The Mississippi Marvel & more...

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The Mississippi Marvel & more...

Postby blueswriter » Fri May 01, 2009 4:45 pm

The Mississippi Marvel
The World Must Never Know
Broke & Hungry (2008) BH13005

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10 tracks, 40 minutes. Highly recommended. The general consensus might well be that they don't make records like this any more. Looking at the artists on the Broke & Hungry roster and listening to what the label has delivered thus far, that opinion changes quickly. Who The Mississippi Marvel is will likely be kept a secret, as the church-goers in his community would certainly frown upon his penchant for playing what many there still think of as the devil's music. It's entirely possible he'd become an outcast and the scourge of the small, rural Mississippi town he lives in, so we'll leave well enough alone. A little fair warning is in order considering this label's output, especially if readers are fans of slick, modern blues where studio gimmicks and over-production are common factors. Jeff Konkel, Broke & Hungry's fearless leader, has no need for any of that nonsense. Four of the cuts show the masked wonder's quiet and more introspective approach to Laundromat Blues, Everything's Gonna Be Alright, Catfish Blues and No Mail Blues; all fine and delivered in strong blues fashion. However, the gloves come completely off when the Marvel plugs in to an amplifier and is joined by Lightnin' Malcolm on drums. The traditional .44 Blues is about as even as a back country juke joint's floorboards, while Kankakee rattles and rumbles about a stumbling groove with some eerie falsetto vocals. Stoop Down Mama, Feel Like Layin' Down and Hard Pill To Swallow have nothing at all to do with courtesy either. Jimmy "Duck" Holmes (harp) and Bill Abel (guitar) join in on Waterboy, Waterboy - the standout. This is ragged-and-raw, bare-knuckled blues that reminds those 'in the zone' of a rusted, old, broken-down car bounding and careening down a dusty Delta road flailing left and right, looking like it's about to crash. That, my friends, is the pure genius at work here. There isn't one big, horrific crash - it's a series of accidents that gel beautifully over five-and-a-half minutes with vocal whoops and hollers and insanely distorted guitar over what can loosely be considered a backbeat. Amazing! Make no mistake about it, if your tastes lean toward smoothly-produced blues, you might want to put on Dr. Phil after making it through this disc. But if you like your music with jagged edges that cut right to the bone and make no apologies, this is for you. Archaic and absolutely wonderful.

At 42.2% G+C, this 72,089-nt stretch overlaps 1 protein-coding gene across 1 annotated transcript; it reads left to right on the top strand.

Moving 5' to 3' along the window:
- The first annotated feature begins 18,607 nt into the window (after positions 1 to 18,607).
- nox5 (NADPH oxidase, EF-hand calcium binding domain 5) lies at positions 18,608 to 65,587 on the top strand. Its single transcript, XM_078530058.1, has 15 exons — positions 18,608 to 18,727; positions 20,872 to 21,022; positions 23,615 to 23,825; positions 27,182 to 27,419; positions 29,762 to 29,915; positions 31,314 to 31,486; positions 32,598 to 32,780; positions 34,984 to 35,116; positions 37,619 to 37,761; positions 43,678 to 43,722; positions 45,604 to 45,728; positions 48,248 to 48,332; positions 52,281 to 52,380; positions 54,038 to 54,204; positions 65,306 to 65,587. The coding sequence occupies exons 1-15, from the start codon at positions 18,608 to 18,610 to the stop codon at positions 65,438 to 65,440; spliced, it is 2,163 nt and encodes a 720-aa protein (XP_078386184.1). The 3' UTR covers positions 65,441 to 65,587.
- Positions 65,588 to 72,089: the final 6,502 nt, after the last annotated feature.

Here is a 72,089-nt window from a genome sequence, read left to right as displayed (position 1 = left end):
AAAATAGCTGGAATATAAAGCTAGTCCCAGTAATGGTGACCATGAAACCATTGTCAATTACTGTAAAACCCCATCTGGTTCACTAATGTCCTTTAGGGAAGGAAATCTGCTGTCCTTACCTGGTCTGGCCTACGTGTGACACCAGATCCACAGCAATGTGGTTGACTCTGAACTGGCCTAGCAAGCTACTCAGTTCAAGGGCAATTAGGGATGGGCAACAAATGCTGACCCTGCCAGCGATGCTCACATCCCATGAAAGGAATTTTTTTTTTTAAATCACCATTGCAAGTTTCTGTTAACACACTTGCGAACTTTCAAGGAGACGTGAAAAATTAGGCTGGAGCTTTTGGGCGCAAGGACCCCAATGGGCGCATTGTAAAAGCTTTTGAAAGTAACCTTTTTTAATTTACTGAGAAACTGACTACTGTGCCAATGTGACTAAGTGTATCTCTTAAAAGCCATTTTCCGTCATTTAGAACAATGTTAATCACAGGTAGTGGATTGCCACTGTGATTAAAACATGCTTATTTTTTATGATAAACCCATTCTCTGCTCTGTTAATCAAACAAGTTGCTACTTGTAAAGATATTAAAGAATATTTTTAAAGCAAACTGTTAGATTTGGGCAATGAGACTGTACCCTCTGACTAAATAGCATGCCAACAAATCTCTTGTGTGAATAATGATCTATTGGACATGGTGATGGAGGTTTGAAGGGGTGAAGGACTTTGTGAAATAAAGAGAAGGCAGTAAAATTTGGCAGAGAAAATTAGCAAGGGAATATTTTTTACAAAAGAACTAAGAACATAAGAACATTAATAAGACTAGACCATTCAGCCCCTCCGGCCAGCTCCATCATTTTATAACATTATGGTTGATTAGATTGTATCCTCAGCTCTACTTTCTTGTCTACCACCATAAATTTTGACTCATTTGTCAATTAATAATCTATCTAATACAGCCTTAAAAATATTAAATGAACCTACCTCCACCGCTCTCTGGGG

Broke & Hungry Records

The Legendary Rhythm & Blues Revue
Command Performance
Delta Groove (2008) DGPCD121

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13 tracks, 75 minutes. Excellent. This is the kind of music that draws fans into our small corral hopefully turning their ears (and hearts) towards the true beat of blues and opening doors to artists most people have little clue or concept of. Is it blues? That's probably open to a lengthy debate without a definitive answer, but it does what it's supposed to. One gets the impression from the cover art that all these recordings came off the ship following the 2007 Blues Cruise. In actuality, only three of the baker's dozen did; Curtis Salgado's version of If It Ain't Me, Tommy Castro's High On The Hog and the Huey Smith classic, Sea Cruise, a musical throwdown. The rest of the tracks were cut 'live' over the course of a few days at different venues in California. Magic Dick revives his old J. Geils harp instrumental Whammer Jammer and tackles Little Walter's Tell Me Mama, while Deanna Bogart offers her own Still The Girl In The Band as well as another Geils number in Looking For A Love, plus Billy Preston's Will It Go Round In Circles. Tommy Castro and Ronnie Baker Brooks wow the crowds with guitar pyrotechnics for a handful, but Brooks misses the mark on his own See You Hurt No More. If fans want to hear over-effected Robin Trower-like guitar, they'd be better served buying Trower's recordings. This disc offers listeners a lot of good variety in artists over seventy-five minutes and a peek at some closer-to-traditional blues with She's Nineteen Years Old. Overall, the guitar solos are generally too over-the-top, the horns blare and blast loudly and there's little in the way of dynamics, but it's music to party by. In that regard, it's definitely successful enough.

Delta Groove

© 2009 by Craig Ruskey
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